Do you see the importance of healing yourself? The importance of getting those new thoughts so that we can regulate ourselves? We can only pass on what we ourselves have acquired and practiced. So where can you get more help? On the Flying Free Podcast, there are two other episodes where I talk about parenting traumatized children: Episodes 23 and 24. So if you go to flyingfreenow.com/23 or flyingfreenow.com/24, you can access those podcast episodes. I also have a list of resources that can help your child grow in his or her emotional resiliency skills, and I will put that link in the show notes.

And within the Flying Free Sisterhood program, I have a course that teaches more about what our kids need from us to help them regulate their emotions. And I would love to have you work with me and with hundreds of other women of faith on this same journey. You can learn more about what that program has to offer by going to joinflyingfree.com. I do coaching every week, as well as there are a dozen courses, full courses that have several lessons in each course that go over all kinds of things from boundaries to healing your relationship with yourself, healing your relationship with God, healing from complex post-traumatic stress disorder — all of the things.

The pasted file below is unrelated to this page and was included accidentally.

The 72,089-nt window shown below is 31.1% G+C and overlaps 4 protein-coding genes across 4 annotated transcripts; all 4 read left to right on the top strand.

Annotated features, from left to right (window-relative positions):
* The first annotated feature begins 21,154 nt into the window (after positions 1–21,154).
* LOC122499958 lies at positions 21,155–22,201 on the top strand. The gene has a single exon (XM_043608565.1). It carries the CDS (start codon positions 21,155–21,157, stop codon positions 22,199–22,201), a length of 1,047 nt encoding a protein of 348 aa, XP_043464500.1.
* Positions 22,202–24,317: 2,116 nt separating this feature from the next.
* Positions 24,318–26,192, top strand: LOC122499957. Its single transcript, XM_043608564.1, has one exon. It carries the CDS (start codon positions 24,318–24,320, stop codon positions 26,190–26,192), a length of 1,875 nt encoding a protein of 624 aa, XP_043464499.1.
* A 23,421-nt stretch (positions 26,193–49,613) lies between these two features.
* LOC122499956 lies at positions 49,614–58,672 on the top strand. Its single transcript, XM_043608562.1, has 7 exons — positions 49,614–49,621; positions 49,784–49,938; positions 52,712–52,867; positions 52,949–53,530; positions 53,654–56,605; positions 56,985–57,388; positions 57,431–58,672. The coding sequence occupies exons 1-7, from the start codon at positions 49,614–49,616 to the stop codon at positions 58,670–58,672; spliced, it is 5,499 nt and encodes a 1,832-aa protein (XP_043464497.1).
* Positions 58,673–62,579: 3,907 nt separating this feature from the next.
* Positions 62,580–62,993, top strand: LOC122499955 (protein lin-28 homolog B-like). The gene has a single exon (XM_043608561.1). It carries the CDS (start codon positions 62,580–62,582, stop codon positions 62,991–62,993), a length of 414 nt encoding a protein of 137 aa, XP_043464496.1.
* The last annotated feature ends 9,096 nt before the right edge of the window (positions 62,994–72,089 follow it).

So many members of Flying Free have reported the difference that their own growth and transformation is making in the lives of their kids, too. And I’m just going to read you a couple of reviews where they mentioned that. One woman says, “With your help, I am writing, healing, and figuring out who I am. I can honestly say for the first time I am in love with God and who God made me to be. I am seeing my gifts and strengths, which always eluded me. I picked up my Bible again, and it reads so differently. The veil of guilt and shame cover me no more. It spills over to my kids, too.